Michael Totten fell for it. After asserting Georgia didn’t start nuthin’ because those mean South Ossetians were busy attacking those sweet innocent Georgians while those scary mean Russians were already advancing on the Georgian capital, Totten lets us know where he’s getting his information:
Regional expert, German native, and former European Commission official Patrick Worms was recently hired by the Georgian government as a media advisor, and he explained to me exactly what happened when I met him in downtown Tbilisi. You should always be careful with the version of events told by someone on government payroll even when the government is friendly as democratic as Georgia’s. I was lucky, though, that another regional expert, author and academic Thomas Goltz, was present during Worms’ briefing to me and signed off on it as completely accurate aside from one tiny quibble.
Oh God. He forgot “adventurer” and egomaniac. Well, let’s do this.
“A key tool that the Soviet Union used to keep its empire together,” Worms said to me, “was pitting ethnic groups against one another. They did this extremely skillfully in the sense that they never generated ethnic wars within their own territory. But when the Soviet Union collapsed it became an essential Russian policy to weaken the states on its periphery by activating the ethnic fuses they planted.
That’s funny. I thought the USSR maintained cohesion through a Soviet identity in early childhood education, combined with the threat of prison camp or execution if you didn’t adopt it. I also thought most of the ethnic wars in the Caucasus were born of Josef Stalin’s miserable border-drawing (which was to prevent a single unified ethno-nationalist region from declaring independence), and only took off once the Soviet Union naturally fell and newly-independent countries sought simultaneously to maintain their territorial integrity while also becoming ethnically homogenous.
“They tried that in a number of countries. They tried it in the Baltic states, but the fuses were defused. Nothing much happened. They tried it in Ukraine. It has not happened yet, but it’s getting hotter. They tried it in Moldova. There it worked, and now we have Transnitria. They tried it in Armenia and Azerbaijan and it went beyond their wildest dreams and we ended up with a massive, massive war. And they tried it in two territories in Georgia, which I’ll talk about in a minute. They didn’t try it in Central Asia because basically all the presidents of the newly independent countries were the former heads of the communist parties and they said we’re still following your line, Kremlin, we haven’t changed very much.”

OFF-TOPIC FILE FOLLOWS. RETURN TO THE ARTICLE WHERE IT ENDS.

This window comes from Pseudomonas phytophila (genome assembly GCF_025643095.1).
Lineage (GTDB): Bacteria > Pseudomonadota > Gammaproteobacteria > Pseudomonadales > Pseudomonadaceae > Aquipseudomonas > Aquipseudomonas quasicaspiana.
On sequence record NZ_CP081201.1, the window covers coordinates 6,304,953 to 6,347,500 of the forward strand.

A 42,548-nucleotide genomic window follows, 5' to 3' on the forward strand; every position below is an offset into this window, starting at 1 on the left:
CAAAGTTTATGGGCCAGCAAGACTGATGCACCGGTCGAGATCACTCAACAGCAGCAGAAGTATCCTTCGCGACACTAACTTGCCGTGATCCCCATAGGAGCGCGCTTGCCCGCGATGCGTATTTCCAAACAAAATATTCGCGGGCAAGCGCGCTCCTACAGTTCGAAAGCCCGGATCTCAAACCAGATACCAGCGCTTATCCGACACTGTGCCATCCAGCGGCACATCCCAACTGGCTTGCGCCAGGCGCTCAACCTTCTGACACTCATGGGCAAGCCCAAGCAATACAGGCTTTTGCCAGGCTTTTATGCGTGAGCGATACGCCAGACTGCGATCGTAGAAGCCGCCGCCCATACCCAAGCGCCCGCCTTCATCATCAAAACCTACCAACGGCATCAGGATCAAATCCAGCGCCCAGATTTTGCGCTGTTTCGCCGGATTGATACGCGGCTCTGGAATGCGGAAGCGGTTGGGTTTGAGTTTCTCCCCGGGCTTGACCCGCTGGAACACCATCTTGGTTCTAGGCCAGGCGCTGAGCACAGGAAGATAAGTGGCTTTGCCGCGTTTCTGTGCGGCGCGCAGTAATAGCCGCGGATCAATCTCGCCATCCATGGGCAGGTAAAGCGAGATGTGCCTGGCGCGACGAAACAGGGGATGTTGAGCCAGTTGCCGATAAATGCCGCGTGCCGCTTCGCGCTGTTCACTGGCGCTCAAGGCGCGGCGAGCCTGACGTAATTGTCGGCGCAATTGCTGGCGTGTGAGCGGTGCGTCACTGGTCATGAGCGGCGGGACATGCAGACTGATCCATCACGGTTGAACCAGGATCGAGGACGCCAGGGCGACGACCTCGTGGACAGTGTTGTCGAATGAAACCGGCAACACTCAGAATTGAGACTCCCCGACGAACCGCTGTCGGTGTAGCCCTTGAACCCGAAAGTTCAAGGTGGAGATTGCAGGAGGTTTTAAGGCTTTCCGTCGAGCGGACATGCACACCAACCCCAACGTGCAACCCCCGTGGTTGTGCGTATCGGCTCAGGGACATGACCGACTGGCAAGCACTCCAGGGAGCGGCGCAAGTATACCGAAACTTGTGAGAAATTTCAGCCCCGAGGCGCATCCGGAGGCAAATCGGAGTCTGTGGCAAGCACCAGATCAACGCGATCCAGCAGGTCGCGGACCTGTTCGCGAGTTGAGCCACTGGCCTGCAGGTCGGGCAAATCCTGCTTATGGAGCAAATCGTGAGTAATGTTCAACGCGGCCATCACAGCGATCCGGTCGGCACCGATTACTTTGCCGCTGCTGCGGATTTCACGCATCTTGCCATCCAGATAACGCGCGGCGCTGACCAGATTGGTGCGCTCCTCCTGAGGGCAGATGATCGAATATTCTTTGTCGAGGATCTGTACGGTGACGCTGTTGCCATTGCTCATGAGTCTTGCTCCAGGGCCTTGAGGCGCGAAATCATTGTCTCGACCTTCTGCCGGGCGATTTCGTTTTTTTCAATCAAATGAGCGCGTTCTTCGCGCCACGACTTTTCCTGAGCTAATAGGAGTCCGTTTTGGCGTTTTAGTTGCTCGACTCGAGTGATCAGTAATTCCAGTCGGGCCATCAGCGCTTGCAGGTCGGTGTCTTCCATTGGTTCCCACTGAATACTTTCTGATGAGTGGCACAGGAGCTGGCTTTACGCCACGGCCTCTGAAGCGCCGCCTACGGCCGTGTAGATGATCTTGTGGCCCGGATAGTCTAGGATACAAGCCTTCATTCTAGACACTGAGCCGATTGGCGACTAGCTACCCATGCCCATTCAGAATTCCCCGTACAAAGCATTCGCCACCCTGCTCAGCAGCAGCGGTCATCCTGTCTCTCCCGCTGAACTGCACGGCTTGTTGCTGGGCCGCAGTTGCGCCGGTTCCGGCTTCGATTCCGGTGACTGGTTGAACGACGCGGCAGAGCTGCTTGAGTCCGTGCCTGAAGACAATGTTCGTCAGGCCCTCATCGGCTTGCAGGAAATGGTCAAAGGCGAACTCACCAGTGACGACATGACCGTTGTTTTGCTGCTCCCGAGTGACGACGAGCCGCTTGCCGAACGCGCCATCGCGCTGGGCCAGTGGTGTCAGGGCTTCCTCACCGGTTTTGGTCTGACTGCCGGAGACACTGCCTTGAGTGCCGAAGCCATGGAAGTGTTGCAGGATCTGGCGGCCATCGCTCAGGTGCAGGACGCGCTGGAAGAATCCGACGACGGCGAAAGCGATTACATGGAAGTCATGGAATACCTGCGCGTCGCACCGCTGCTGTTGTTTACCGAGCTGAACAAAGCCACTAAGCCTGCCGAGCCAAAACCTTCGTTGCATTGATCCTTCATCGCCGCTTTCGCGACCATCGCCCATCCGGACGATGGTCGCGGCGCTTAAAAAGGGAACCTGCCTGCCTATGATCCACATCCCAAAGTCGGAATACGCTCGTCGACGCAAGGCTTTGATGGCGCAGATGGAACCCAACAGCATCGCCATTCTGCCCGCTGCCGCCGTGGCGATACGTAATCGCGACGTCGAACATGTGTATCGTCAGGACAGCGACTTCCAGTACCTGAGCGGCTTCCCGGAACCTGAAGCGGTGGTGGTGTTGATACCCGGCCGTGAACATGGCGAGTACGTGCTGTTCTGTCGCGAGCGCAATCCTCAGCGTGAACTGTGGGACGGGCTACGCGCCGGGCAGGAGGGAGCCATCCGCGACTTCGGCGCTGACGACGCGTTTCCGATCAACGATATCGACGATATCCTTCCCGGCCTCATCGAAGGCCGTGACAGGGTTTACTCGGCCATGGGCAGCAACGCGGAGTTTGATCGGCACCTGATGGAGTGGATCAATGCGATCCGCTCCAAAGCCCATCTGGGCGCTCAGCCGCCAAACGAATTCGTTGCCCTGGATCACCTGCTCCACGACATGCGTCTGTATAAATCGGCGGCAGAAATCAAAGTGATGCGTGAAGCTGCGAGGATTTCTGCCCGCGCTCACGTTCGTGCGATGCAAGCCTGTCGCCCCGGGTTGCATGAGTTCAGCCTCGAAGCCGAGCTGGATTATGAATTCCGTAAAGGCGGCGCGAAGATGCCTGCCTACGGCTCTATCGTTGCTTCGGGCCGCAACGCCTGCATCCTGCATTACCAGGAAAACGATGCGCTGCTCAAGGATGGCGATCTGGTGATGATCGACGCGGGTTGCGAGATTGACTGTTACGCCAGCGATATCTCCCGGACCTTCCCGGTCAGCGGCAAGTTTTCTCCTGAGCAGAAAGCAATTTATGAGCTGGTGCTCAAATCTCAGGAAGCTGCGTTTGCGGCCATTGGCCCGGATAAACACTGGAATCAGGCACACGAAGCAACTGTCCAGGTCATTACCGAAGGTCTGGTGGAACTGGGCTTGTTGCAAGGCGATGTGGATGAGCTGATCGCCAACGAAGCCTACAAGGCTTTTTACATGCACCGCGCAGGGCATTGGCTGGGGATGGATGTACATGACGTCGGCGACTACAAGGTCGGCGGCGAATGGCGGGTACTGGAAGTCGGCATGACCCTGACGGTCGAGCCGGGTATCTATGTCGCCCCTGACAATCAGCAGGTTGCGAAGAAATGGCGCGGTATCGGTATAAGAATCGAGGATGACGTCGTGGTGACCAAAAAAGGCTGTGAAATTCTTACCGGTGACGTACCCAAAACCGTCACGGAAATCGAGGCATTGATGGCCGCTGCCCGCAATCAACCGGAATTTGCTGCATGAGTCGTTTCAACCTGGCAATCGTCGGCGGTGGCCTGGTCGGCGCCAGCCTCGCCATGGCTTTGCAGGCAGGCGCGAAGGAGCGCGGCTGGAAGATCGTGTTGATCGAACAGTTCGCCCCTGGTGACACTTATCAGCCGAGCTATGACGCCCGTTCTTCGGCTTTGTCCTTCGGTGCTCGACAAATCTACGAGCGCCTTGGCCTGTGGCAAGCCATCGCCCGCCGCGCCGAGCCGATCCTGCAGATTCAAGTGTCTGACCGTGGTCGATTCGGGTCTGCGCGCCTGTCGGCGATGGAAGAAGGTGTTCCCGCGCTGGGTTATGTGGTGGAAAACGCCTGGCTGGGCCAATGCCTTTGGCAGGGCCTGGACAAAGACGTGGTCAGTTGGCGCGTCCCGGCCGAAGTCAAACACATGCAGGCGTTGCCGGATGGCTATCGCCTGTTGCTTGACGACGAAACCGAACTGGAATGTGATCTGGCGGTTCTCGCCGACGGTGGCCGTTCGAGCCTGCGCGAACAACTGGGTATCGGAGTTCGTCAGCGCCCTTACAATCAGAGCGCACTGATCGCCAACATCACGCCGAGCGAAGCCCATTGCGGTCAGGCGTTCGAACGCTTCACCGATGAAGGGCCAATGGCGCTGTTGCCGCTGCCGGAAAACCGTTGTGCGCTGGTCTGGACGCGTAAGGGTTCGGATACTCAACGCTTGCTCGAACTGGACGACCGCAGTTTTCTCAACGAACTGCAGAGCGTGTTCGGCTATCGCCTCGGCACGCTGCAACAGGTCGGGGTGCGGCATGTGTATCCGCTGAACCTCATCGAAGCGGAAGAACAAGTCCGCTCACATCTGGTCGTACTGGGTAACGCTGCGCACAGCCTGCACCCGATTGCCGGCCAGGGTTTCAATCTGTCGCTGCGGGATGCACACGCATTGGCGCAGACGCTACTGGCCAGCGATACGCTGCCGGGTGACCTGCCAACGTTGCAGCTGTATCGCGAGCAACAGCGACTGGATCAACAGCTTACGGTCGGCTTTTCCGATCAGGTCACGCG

Is he talking about the Nagorno-Karabakh War, which began in 1988, some years before the USSR or even the Berlin Wall fell? Last I checked, the conflict over Upper Karabakh had been going off and on for a good eighty years, and, much like the former Yugoslavia, had only ceased hostilities due to the Soviet Union’s suzerainty. I’m curious how “they tried it” in Ukraine, since the Act of Independence had something like a 90% margin when it passed. And I don’t even know what they’re talking about with Central Asia—there weren’t any long-standing ethnic disputes on the order of anything in the Caucasus to exploit there. Really, the only place any existed in any kind of seething form was the Caucasus, and those existed well before the Soviet Union was invented.
I’m kind of surprised Goltz would sign off on a history this slipshod.
He’s right about the massive war between Armenia and Azerbaijan, though few outside the region know much about it. Armenians and Azeris very thoroughly transferred Azeris and Armenians “back” to their respective mother countries after the Soviet Union collapsed through pogroms, massacres, and ethnic-cleansing. Hundreds of thousands of refugees fled savage communal warfare in terror. The Armenian military still occupies the ethnic-Armenian Nagorno-Karabakh region in southwestern Azerbaijan. It’s another so-called “frozen conflict” in the Caucasus region waiting to thaw. Moscow takes the Armenian side and could blow up Nagorno-Karabakh, and subsequently all of Azerbaijan, at any time. After hearing the strident Azeri point of view on the conflict for a week before I arrived in Georgia, I’d say that particular ethnic-nationalist fuse is about one millimeter in length.
Anyway, he goes on at length quoting this paid representative of Georgia, who manages to portray Georgia as a reactionary victim of Russian power politics. That is certainly true, to an extent, as this excellent look at the complicated start of the war shows (Matthew Bryza, the U.S. Special Envoy to the Region, surprisingly strongly decries Georgian attacks on civilian targets—the action that formed Russia’s casus belli to invade the rest of Georgia, though to Bryza’s credit, he also lambasts the Russians or not ratcheting down tensions beforehand).
But then Totten admits he had no idea there were skirmishes between Georgian and South Ossetian forces in the days leading up to the conflict—something that was obvious in the regular news coming from the region, but was curiously lacking from most people’s discussions of the conflict.
Critically missing from this paid flack’s explanation of the war’s origins is Saakashvili’s brinksmanship. Under Shevardnadze (who also seems disappointed with Saakashvili’s recklessness), Georgia had never pompously strutted itself along the border of its far larger and more powerful northern neighbor, blithely assuming the U.S. and Europe would help it out in any conflict that arose. Saakashvili was, in a word, reckless in assuming he could make a lightning strike into South Ossetia and cut off the Roki tunnel right when everyone knew Russia had already massed on the border. Yes, Russia played a role in provoking the conflict, but Saakashvili was just stupid in playing into it.